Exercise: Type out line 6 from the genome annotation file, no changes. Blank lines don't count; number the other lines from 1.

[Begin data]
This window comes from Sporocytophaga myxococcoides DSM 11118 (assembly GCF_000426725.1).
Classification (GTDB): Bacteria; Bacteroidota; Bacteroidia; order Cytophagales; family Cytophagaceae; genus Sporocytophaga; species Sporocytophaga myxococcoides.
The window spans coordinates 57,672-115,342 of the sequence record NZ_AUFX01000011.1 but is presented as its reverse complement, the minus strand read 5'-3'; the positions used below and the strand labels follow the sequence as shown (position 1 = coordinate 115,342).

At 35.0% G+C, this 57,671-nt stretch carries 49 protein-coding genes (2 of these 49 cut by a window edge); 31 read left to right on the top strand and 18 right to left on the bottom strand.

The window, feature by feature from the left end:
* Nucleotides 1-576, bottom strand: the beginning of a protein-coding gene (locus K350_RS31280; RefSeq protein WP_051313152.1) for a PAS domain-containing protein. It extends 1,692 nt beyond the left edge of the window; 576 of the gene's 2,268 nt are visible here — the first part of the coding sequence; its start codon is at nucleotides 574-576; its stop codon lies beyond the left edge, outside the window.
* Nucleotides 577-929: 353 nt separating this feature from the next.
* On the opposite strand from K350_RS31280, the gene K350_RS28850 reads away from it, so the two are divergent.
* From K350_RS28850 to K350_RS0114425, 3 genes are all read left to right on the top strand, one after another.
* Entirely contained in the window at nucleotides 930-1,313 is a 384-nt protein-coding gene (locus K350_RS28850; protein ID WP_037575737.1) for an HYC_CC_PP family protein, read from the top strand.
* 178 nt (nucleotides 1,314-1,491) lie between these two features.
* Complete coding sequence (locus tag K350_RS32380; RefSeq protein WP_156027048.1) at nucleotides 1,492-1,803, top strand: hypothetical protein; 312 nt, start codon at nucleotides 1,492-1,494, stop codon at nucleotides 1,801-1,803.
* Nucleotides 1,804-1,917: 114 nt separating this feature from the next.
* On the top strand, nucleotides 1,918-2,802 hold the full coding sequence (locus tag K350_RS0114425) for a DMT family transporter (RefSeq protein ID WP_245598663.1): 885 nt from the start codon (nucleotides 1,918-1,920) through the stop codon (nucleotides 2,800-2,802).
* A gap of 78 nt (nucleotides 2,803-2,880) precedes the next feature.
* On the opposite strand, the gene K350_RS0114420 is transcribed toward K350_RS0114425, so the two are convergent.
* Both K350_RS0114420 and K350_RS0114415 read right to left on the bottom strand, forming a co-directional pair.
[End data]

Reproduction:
* Nucleotides 1-576, bottom strand: the beginning of a protein-coding gene (locus K350_RS31280; RefSeq protein WP_051313152.1) for a PAS domain-containing protein. It extends 1,692 nt beyond the left edge of the window; 576 of the gene's 2,268 nt are visible here — the first part of the coding sequence; its start codon is at nucleotides 574-576; its stop codon lies beyond the left edge, outside the window.